Every artist has a fan base who continuously supports them primarily by streaming their music, watching their movies or games, and appreciating their art. They are the reason for the success of so many artists all around the world. This support is now known as “stanning” where the fans address themselves as “stans”. Fan culture started from “Beatlemania” and went through several stages. The mania of fans for the band was so much that they stopped their live performances altogether. This mania, though never ceased. It went from “Beliebers” to “Swifties” to “Directioners” moving forward to the current and probably the biggest, “BTS Army”.

These fans gather around the arenas or studios, holding posters, pictures, banners, and screaming, crying, shouting to get their favorite artists' attention. The media calls it “frenzy”, a frenzy that leads to houseful theatres, sold-out stadiums, and millions of money. Although, the whole world listens to their music, the biggest supporters or “stans” consist of women, primarily teenage girls.

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Young female fans have shaped the way we see and perceive stan culture in the popular entertainment industry. Playing a major role in starting twitter trends shows the extent of the capabilities of these teenage girls in pop culture, yet they are shamed and are considered "hysterical" by the media. For instance, the article by Paul Johnson where he described these fans as “Those who flock round the Beatles, who scream themselves into hysteria, whose vacant faces flicker over the TV screen, are the least fortunate of their generation, the dull, the idle, the failures.”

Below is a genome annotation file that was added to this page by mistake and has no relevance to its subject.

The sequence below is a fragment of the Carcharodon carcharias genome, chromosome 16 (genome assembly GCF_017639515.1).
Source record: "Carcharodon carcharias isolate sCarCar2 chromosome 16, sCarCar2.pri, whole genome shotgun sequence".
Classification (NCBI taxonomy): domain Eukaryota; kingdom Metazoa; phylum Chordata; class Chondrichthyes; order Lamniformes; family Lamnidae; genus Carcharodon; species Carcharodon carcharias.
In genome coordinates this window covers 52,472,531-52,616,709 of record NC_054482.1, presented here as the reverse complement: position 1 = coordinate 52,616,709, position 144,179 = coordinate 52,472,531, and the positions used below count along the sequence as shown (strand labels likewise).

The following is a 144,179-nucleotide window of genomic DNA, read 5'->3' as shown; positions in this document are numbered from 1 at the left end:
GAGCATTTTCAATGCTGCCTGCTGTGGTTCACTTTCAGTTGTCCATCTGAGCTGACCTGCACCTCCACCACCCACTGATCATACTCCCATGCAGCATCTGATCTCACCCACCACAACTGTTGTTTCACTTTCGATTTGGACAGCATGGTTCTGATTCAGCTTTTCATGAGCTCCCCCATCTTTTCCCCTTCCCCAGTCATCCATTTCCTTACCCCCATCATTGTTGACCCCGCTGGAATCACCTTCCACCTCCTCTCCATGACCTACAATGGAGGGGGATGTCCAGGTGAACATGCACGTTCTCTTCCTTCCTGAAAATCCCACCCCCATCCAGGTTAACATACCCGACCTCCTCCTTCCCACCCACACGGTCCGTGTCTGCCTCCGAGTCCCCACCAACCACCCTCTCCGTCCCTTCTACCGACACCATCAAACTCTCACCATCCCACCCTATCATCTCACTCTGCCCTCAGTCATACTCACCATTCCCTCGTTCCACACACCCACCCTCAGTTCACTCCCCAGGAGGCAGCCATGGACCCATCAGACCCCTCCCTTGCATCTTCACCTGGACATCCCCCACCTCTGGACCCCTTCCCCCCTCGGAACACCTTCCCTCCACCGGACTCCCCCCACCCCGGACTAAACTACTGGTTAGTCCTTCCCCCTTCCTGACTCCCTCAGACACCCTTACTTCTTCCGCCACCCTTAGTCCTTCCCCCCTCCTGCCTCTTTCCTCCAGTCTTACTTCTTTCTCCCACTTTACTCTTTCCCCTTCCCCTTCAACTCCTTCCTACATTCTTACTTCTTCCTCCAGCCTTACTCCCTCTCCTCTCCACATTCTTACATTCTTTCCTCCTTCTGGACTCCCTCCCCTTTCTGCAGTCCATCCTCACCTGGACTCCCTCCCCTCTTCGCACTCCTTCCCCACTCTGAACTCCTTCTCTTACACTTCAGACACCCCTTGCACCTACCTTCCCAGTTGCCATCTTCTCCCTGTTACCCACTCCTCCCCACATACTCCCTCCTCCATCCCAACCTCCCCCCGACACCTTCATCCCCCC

They are hysterical when they scream and cry during concerts because they are so overwhelmed to see their favorite artists perform. When they put up posters of their favorites on their room's walls, they are hysterical. When they wear the merchandise of their favorite artists or talk about them passionately like it's the most interesting thing on the planet, they are hysterical. One might argue that it is, in fact, insanity to love any celebrity to this extent, but have you ever wondered who else participates in all of the above things and not get called hysterical at all? Men.

Our good old society adorns men with the term "passionate" when they act irrational and beyond hysterical. They break television sets when their favorite team loses a match. They run inside the cricket field to hug their favorite players and attack them if they lose. The way there is a near curfew all over India when there is an India vs Pakistan cricket match tells a lot. Recent examples are the Euro cup 2020, which showed that these men can even dance naked in the streets, shout racial slurs to the players, or can go as far as sending death threats to the players when they lose with a mere justification of being "passionate" about the sport.

If men are not “passionate” for some reason, then they are "geeky" or "nerdy". They obsess over comic book characters and spend thousands of dollars on buying Marvel or DC merchandise. They shout and scream at the cinema halls, watching a new Avengers movie, or even when they dress up like Spiderman, covered in full spandex while going to watch the new Spiderman movies. Yet no one dares to call them “crazy” and “obsessive”, and “psychotic”